Journey Story

Sunday, November 5, 2017

It’s 7:50 pm Gulu time. We are closing the door on Sunday. It’s been a good day.

I left our condo in Minneapolis, 6:30 am Wednesday morning for the first leg of the journey to Northern Uganda. I had to fly through Washington DC, to Amsterdam, Rwanda, then Entebbe Uganda. We caught a few hours before the six hour drive from Entebbe to Gulu. With a few sprinkled layovers, if my math is correct it was almost exactly 48 hours from departure to arrival at our hotel in Gulu. In days like this the gift of sleep is precious and I’ve had a couple very good nights sleep since we’ve arrived.
It was a year ago that I was last with the leaders we are working with in the Gulu area. At the conclusion of that trip I had to tell our students that because of my transition out of the Lead Pastor role at Faith Community Church of New Richmond, it was likely that I would never be back. The men greeted me with tears and the sweet pain of relationship on hold until glory became evident.
By God’s providence the St Croix Valley LEAD Team that I was part of as pastor of Faith, had been working with leaders in Northern Gulu and had locked arms with Training Leaders International (TLI) for their expertise as well as the curriculum they had developed. When God opened the door for me to become an International Trainer with TLI, the door was once again open to return to Gulu. That reunion happened this evening as we had a pre-session with about half of the leaders. Sweet is the best word I can find.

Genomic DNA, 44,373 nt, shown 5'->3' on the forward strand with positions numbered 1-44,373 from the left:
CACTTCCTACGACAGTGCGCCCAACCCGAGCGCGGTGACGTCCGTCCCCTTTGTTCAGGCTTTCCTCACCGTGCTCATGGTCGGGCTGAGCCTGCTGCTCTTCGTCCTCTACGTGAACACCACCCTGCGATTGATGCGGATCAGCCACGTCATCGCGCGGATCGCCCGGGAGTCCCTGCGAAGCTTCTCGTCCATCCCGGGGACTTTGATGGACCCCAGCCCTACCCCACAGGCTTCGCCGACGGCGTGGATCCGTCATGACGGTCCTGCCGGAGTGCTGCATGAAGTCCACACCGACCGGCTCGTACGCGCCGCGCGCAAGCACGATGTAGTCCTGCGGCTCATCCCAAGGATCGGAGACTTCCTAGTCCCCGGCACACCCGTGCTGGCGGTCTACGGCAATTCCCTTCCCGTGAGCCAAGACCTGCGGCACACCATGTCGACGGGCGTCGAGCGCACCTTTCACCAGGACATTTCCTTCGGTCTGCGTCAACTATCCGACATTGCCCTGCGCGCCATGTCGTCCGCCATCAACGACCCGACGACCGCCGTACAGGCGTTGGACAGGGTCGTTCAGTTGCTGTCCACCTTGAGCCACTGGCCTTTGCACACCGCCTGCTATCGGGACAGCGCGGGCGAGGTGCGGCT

It was last November that we cast vision for a church planting movement in Northern Uganda. We don’t have a full picture of what has taken place this year. I’m not sure anyone on earth does, or maybe even needs to. We know these leaders have started somewhere around 14 new worship gatherings in surrounding villages. These leaders humble me with their devotion to Jesus and desire to see His church strengthened and multiplied.
This morning our team of three had the joy of worshipping in three of those new churches. I’d like to relay a story that has already made this journey more than worthwhile. Pastor Joe’s church started last January. Pastor Sampson’s church started a few weeks later. They had both been sent out from Pastor Tony’s church to plant new works in two specific villages. The villages were chosen because of the need for a gospel witness, but also because there had been fighting between the tribes that make up the two villages because of land disputes.
Following worship I went into Pastor Joe’s home for some pop and crackers. Pastor Sampson joined us. I listened with a lump in my throat as Pastor Joe told me how God used our time together in November to move him to plant the church. Then Pastor Sampson told us of a miracle God was working through their churches. In spite of the tribal conflict disciples of Jesus from Pastor Joe’s church are sitting down with disciples of Jesus from Pastor Sampson’s church and the villages are noticing. They see that it is only the believers who will work through differences to find unity in the gospel. These men believe God has many from these villages and beyond who will reveal the beauty of the wisdom of God as they love each other in His name.
Our training starts tomorrow morning and my soul is already full. It is such an honor that I have been given by followers of Jesus to serve the church family here. I look forward to eternity to make many precious introductions.

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